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Blockchain Association Challenges IRS on New Broker Regulations

ByDayne Lee

Jun 24, 2024

Blockchain Association Challenges IRS on New Broker Regulations

The Blockchain Association has reiterated its concerns over the Internal Revenue Service’s (IRS) proposed rules for broker-dealers, emphasizing the excessive burdens these rules would place on investors, cryptocurrency companies, and even the IRS itself. This response underscores a significant resistance from the crypto industry against regulatory measures perceived as overly stringent or impractical.

Association’s Objections

The Blockchain Association’s objections, as articulated in their recent correspondence, highlight several critical issues related to the IRS’s approach:

  • Impractical Paperwork Demands: Citing the Paperwork Reduction Act, the Association criticized the IRS for potentially overloading stakeholders with cumbersome paperwork that disrupts efficient operation within the financial system.
  • Staggering Compliance Costs and Labor: The proposed rules would necessitate the processing of approximately 8 billion 1099-DA tax forms annually. This would translate into an estimated 4 billion hours of labor and an annual compliance cost of $254 billion, figures starkly contrasting with the IRS’s initial projection of 0.15 hours per customer and a total cost of $136,350,000.
RequirementProjected Annual Figure
Tax Forms8 billion 1099-DA
Labor Hours4 billion hours
Cost$254 billion

The Blockchain Association has argued that the IRS’s underestimation reflects a fundamental misunderstanding of the crypto market’s operational realities. They point out the disproportionate nature of the projected compliance costs—$254 billion annually—especially when compared to the tax gap attributed to this sector, which stands at a maximum of $10 billion.

Previous Objections

In 2023, the Blockchain Association had already expressed its reservations in a detailed 39-page letter to the IRS. This document outlined a broad range of concerns about the feasibility of the proposed broker regulations, particularly for entities in the decentralized finance (DeFi) space, which would find compliance especially challenging due to the decentralized nature of their operations.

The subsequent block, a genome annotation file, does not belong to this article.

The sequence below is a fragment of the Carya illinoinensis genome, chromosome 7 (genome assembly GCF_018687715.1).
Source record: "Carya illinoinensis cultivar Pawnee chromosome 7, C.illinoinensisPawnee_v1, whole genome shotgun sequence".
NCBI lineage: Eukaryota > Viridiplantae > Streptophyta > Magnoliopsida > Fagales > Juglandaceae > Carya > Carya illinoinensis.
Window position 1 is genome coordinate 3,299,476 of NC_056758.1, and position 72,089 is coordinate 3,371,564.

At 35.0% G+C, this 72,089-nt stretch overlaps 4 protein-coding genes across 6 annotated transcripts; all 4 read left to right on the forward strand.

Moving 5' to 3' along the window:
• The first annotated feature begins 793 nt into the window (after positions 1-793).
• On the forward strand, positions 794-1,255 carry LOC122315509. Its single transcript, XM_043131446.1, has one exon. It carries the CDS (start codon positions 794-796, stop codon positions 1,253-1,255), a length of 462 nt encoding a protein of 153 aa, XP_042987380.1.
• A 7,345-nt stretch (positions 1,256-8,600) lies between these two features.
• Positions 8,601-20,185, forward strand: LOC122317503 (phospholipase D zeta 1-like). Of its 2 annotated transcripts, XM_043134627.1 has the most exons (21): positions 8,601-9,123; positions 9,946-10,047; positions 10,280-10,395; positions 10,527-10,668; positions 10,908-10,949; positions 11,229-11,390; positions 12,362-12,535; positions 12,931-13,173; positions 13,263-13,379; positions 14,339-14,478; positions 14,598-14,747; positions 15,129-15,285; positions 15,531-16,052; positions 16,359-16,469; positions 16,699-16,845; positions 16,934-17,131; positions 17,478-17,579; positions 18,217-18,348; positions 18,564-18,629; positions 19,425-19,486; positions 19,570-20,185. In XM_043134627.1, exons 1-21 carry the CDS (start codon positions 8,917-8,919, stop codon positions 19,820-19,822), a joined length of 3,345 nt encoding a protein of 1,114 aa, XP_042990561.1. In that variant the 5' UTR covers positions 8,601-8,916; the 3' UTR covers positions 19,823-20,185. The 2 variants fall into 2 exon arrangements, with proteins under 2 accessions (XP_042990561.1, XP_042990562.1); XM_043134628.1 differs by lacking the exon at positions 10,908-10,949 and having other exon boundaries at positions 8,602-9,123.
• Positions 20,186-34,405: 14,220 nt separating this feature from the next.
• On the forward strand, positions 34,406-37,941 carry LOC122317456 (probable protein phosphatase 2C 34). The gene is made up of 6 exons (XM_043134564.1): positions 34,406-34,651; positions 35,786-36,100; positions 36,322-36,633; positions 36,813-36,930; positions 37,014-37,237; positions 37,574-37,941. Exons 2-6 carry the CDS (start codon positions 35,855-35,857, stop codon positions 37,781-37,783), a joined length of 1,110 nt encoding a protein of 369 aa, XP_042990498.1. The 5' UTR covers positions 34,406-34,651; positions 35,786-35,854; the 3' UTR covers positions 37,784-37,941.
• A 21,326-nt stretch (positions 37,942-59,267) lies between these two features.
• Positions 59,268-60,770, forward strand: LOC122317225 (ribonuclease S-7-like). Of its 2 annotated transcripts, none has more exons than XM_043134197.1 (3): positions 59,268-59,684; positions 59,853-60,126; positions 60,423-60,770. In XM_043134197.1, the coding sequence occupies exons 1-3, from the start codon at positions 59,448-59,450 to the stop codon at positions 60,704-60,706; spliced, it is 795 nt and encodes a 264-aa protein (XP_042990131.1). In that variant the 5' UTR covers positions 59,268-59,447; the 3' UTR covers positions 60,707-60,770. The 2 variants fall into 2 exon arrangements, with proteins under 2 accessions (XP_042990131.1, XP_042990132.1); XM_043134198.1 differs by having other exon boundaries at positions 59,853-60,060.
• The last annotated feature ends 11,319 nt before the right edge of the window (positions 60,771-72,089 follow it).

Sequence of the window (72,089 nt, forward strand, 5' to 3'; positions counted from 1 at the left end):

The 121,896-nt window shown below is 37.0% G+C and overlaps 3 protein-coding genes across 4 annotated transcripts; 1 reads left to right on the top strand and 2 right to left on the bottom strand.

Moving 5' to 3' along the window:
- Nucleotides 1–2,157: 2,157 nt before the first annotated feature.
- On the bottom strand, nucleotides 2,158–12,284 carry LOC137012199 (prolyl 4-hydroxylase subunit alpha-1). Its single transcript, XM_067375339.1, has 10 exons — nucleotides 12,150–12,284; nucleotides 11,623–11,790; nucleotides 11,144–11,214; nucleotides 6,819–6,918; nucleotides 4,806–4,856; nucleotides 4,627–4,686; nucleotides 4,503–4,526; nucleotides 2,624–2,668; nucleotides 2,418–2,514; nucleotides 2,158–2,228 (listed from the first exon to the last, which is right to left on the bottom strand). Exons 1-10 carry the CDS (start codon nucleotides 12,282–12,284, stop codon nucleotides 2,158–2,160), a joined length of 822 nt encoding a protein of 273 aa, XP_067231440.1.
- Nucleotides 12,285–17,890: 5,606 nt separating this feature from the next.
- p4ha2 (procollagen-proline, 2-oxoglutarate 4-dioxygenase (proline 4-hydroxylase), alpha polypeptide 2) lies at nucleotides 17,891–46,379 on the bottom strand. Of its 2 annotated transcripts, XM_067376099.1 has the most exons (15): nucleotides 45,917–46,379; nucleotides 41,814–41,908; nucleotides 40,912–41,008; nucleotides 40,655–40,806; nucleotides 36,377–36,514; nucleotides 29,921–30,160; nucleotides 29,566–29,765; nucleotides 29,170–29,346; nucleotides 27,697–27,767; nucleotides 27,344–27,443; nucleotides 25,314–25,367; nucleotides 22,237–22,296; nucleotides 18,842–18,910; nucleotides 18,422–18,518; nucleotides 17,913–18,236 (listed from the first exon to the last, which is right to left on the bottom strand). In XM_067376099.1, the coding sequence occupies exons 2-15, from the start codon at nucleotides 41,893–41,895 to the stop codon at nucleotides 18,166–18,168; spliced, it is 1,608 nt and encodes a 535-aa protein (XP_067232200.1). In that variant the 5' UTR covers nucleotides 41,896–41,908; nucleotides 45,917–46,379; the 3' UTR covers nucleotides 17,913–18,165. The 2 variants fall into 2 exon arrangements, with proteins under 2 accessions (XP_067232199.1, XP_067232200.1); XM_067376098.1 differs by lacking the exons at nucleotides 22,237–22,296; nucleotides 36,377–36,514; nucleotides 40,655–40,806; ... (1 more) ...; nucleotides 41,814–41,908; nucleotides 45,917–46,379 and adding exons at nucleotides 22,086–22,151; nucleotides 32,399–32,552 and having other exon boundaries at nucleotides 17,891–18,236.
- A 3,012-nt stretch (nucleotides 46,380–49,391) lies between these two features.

The crypto community has been vocally critical of the IRS’s proposed rules. Notable figures like Jerry Brito, executive director at Coin Center, have echoed the Blockchain Association’s concerns, pointing out the impracticality of enforcing such regulations on decentralized networks and their participants.

The ongoing debate between the Blockchain Association and the IRS highlights the tension between regulatory intentions and the practical realities of modern digital asset markets. The Association’s persistent objections serve as a crucial reminder of the need for regulations that not only aim to protect consumers and ensure fair taxation but also recognize and adapt to the unique characteristics of decentralized technologies.

As this dialogue continues, it remains to be seen how the IRS will adjust its approach to address these criticisms effectively, balancing the need for oversight with the dynamic nature of the crypto industry.

Featured image credit: Alpha Photo via Flickr

Dayne Lee

With a foundation in financial day trading, I transitioned to my current role as an editor, where I prioritize accuracy and reader engagement in our content. I excel in collaborating with writers to ensure top-quality news coverage. This shift from finance to journalism has been both challenging and rewarding, driving my commitment to editorial excellence.

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